220 Issaquenna Trial
City Directories and History: (Sleepy Hollow Barn) The J. C. Stribling Barn at “Sleepy Hollow,” built ca. 1900 by Jesse Cornelius Stribling (1844-1927) is architecturally significant as an impressive and atypical example of barn design and construction from the turn of the twentieth century. Built into the side of a hill to allow ground-level access to all stories this style of barn is commonly known as a “bank barn.” This form is usually found in New England and the Midwest, but is relatively rare in the Southeast. Additionally its construction of brick rather than
weatherboard siding is even more unusual in the region and in South Carolina. The barns high roof-line and front entrance gable give the barn a late Victorian period appearance. The jerkin-head-shaped, V-crimp metal-clad roof, with a steeply pitched intersecting gable over the main entry, is supported by eight square wood piers and corresponding timber trusses. 140,000 native red bricks, hand-made on site, were used in its construction and vary in color from terracotta to dark umber. The late Victorian appearance is enhanced by decorative latticed brickwork found around the windows and in the main entrance gable. Listed in the National Register October 22, 2001. (Courtesy of South Carolina Department of Archives and History)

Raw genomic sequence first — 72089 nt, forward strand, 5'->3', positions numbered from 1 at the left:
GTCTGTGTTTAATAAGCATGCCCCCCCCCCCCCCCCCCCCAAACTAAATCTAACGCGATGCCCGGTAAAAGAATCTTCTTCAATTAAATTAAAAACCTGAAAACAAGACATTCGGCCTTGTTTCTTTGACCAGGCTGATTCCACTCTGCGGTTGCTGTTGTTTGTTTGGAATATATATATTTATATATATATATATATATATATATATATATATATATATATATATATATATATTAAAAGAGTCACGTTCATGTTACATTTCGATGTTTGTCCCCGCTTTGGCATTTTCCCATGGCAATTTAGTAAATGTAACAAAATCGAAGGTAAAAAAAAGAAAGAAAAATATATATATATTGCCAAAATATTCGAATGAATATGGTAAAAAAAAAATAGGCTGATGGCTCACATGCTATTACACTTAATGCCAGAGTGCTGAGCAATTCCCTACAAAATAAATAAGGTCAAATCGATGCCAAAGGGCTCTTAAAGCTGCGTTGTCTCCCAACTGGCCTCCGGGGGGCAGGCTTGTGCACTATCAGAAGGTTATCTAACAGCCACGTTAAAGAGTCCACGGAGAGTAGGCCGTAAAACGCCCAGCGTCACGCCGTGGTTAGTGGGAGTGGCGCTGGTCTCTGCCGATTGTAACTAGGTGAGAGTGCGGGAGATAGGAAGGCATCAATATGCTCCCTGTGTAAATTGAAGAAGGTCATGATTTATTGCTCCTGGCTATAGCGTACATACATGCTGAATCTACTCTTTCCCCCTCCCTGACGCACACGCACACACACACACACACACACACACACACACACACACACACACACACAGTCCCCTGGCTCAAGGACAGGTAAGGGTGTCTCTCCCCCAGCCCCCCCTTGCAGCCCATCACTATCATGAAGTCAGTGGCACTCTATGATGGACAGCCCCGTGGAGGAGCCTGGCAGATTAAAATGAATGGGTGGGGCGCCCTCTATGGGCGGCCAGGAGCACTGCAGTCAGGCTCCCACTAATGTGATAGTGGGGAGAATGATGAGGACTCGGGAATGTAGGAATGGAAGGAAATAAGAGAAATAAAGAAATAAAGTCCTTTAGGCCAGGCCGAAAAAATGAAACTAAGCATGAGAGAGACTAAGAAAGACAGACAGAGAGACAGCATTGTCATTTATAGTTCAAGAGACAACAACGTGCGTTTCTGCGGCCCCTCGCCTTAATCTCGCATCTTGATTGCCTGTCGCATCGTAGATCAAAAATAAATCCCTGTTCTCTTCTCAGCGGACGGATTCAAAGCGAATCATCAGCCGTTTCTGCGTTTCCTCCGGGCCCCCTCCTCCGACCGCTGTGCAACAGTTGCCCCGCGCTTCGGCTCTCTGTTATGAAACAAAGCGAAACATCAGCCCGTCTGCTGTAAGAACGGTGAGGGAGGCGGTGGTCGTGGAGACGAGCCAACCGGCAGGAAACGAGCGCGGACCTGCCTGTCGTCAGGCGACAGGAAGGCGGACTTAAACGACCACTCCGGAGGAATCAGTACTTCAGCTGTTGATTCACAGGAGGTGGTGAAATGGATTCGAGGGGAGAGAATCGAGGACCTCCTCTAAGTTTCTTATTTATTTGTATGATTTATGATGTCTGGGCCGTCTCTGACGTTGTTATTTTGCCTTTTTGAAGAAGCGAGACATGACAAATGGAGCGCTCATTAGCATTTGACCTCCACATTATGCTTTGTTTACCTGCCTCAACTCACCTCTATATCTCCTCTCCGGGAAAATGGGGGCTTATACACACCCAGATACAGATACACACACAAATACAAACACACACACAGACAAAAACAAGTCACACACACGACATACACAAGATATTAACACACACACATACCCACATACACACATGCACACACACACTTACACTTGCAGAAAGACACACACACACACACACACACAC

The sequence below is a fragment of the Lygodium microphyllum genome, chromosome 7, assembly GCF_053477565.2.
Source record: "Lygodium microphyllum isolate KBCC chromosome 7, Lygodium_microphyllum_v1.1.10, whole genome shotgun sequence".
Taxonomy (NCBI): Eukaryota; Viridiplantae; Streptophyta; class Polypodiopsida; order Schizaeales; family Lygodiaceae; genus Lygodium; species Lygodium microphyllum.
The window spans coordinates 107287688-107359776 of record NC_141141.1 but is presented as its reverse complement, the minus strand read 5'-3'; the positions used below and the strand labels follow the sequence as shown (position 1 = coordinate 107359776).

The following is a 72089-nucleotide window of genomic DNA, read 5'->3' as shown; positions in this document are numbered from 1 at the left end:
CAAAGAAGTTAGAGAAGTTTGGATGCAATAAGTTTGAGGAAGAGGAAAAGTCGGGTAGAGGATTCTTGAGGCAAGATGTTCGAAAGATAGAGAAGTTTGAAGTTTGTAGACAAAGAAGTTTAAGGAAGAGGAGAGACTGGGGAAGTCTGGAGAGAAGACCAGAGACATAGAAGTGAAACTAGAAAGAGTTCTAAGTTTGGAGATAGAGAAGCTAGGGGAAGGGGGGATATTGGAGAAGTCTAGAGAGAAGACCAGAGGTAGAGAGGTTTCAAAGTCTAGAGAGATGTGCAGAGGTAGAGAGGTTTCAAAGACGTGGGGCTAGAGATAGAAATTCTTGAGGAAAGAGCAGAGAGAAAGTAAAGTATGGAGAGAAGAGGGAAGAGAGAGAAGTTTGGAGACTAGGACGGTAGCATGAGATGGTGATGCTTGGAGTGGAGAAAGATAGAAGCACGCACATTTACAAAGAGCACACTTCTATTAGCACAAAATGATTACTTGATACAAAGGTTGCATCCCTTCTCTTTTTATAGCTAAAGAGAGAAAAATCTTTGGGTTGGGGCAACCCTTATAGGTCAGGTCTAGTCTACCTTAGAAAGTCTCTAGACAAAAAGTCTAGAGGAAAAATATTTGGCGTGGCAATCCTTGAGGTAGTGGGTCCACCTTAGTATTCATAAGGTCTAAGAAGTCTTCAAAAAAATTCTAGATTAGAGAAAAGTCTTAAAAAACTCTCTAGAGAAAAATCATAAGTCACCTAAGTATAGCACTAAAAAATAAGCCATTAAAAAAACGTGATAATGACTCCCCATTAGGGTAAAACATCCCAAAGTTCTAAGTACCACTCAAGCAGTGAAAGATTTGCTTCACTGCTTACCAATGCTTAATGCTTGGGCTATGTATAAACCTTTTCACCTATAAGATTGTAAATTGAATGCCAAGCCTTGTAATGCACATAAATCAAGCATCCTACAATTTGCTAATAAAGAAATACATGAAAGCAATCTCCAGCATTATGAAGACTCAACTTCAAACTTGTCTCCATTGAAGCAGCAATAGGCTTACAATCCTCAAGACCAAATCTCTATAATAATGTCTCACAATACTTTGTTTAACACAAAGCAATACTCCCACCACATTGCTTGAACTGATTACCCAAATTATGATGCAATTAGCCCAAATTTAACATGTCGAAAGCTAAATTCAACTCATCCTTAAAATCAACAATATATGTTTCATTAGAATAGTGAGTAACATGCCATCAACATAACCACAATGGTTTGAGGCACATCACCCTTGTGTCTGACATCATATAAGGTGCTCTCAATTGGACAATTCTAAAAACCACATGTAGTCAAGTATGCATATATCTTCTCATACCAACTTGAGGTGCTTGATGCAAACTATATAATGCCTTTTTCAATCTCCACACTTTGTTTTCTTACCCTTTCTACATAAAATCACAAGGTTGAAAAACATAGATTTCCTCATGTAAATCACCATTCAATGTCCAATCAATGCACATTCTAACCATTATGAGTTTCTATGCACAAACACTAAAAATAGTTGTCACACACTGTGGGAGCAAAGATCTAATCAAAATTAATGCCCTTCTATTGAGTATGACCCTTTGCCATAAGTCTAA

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IMAGE GALLERY via photographer Bill Segars – 2010